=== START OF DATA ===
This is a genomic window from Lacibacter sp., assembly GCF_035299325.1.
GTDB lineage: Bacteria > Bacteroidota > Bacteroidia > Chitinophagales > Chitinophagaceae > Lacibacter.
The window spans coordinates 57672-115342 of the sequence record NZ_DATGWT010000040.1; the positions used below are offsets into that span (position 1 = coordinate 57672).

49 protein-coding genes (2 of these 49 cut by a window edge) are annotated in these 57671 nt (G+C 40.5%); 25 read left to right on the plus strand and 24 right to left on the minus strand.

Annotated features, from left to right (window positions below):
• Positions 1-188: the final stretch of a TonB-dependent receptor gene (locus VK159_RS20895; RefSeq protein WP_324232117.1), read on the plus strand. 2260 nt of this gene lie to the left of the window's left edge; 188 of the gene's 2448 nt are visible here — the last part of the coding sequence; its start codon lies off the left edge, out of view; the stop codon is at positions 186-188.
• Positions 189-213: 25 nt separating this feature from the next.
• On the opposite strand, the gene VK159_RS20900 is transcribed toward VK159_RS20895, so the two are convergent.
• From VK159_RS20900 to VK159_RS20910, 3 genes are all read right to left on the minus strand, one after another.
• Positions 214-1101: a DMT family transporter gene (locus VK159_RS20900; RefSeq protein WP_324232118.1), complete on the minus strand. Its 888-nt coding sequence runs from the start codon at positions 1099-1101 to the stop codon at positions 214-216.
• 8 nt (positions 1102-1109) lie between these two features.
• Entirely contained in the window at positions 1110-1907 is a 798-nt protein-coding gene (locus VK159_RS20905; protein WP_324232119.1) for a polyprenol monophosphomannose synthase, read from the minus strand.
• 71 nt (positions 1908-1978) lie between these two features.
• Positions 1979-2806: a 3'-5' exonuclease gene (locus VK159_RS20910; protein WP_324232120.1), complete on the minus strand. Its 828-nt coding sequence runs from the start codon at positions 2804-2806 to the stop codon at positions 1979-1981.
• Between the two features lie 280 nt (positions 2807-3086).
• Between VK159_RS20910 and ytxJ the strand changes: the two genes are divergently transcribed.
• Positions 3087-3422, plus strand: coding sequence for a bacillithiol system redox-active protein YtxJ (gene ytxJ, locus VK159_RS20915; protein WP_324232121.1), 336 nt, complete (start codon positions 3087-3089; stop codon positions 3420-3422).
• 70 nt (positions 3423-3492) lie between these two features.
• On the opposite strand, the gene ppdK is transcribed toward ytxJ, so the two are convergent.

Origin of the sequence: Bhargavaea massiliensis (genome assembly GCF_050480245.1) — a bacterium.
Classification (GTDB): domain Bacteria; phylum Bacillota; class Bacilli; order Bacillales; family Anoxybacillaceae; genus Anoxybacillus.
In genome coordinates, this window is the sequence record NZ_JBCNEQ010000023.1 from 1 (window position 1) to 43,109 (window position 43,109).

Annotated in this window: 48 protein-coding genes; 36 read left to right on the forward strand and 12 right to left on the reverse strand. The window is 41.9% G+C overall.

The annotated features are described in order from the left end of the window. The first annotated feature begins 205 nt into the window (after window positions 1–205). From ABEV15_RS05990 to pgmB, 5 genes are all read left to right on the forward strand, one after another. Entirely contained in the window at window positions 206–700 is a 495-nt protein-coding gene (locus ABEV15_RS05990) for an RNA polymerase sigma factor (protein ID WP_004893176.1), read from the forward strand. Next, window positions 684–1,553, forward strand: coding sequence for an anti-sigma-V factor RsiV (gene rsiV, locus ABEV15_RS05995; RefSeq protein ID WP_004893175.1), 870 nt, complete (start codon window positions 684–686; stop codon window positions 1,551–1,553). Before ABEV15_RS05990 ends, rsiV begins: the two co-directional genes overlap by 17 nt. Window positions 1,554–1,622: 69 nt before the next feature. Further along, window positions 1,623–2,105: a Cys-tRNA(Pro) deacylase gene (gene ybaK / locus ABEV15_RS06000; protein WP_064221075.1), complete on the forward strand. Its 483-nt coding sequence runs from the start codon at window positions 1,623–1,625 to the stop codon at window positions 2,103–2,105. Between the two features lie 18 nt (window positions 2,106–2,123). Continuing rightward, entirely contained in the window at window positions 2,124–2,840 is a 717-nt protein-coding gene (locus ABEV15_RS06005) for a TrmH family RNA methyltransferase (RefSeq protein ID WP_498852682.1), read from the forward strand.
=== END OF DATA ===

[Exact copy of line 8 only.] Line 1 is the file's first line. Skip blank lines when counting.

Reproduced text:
• On the opposite strand, the gene VK159_RS20900 is transcribed toward VK159_RS20895, so the two are convergent.